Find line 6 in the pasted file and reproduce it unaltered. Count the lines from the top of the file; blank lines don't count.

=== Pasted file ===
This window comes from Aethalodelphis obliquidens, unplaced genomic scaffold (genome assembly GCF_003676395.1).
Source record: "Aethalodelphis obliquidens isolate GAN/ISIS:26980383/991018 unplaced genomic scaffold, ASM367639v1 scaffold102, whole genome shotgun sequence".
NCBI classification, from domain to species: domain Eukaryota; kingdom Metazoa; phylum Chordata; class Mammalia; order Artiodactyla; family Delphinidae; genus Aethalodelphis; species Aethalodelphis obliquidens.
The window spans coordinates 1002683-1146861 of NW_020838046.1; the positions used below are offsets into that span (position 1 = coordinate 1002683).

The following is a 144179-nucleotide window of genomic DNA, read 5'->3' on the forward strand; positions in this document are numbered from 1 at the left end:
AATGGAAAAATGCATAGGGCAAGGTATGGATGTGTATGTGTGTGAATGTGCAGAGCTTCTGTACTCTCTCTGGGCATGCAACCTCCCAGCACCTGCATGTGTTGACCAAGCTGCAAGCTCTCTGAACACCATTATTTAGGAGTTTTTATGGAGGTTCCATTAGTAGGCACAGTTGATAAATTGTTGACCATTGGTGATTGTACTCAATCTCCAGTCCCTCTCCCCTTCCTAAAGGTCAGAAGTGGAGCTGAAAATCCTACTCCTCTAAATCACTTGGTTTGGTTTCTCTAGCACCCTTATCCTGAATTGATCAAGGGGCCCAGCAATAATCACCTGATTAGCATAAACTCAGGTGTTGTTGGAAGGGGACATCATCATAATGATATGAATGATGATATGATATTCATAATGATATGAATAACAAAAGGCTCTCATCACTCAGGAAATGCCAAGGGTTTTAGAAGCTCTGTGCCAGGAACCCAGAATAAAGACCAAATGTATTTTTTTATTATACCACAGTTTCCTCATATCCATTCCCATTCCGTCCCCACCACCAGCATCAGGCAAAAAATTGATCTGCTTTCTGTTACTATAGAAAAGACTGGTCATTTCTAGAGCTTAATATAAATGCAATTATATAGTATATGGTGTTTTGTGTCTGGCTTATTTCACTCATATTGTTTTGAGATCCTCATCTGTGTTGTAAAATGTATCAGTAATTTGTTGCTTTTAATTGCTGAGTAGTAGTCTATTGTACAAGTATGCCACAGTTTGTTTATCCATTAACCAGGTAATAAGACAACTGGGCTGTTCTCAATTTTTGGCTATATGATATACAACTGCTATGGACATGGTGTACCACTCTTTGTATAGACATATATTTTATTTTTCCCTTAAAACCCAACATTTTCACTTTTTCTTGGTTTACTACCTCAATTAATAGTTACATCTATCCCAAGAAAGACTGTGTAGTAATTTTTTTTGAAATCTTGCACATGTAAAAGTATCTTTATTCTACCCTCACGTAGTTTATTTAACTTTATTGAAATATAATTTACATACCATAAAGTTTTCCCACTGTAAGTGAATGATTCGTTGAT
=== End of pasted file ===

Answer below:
AATGGAAAAATGCATAGGGCAAGGTATGGATGTGTATGTGTGTGAATGTGCAGAGCTTCTGTACTCTCTCTGGGCATGCAACCTCCCAGCACCTGCATGTGTTGACCAAGCTGCAAGCTCTCTGAACACCATTATTTAGGAGTTTTTATGGAGGTTCCATTAGTAGGCACAGTTGATAAATTGTTGACCATTGGTGATTGTACTCAATCTCCAGTCCCTCTCCCCTTCCTAAAGGTCAGAAGTGGAGCTGAAAATCCTACTCCTCTAAATCACTTGGTTTGGTTTCTCTAGCACCCTTATCCTGAATTGATCAAGGGGCCCAGCAATAATCACCTGATTAGCATAAACTCAGGTGTTGTTGGAAGGGGACATCATCATAATGATATGAATGATGATATGATATTCATAATGATATGAATAACAAAAGGCTCTCATCACTCAGGAAATGCCAAGGGTTTTAGAAGCTCTGTGCCAGGAACCCAGAATAAAGACCAAATGTATTTTTTTATTATACCACAGTTTCCTCATATCCATTCCCATTCCGTCCCCACCACCAGCATCAGGCAAAAAATTGATCTGCTTTCTGTTACTATAGAAAAGACTGGTCATTTCTAGAGCTTAATATAAATGCAATTATATAGTATATGGTGTTTTGTGTCTGGCTTATTTCACTCATATTGTTTTGAGATCCTCATCTGTGTTGTAAAATGTATCAGTAATTTGTTGCTTTTAATTGCTGAGTAGTAGTCTATTGTACAAGTATGCCACAGTTTGTTTATCCATTAACCAGGTAATAAGACAACTGGGCTGTTCTCAATTTTTGGCTATATGATATACAACTGCTATGGACATGGTGTACCACTCTTTGTATAGACATATATTTTATTTTTCCCTTAAAACCCAACATTTTCACTTTTTCTTGGTTTACTACCTCAATTAATAGTTACATCTATCCCAAGAAAGACTGTGTAGTAATTTTTTTTGAAATCTTGCACATGTAAAAGTATCTTTATTCTACCCTCACGTAGTTTATTTAACTTTATTGAAATATAATTTACATACCATAAAGTTTTCCCACTGTAAGTGAATGATTCGTTGAT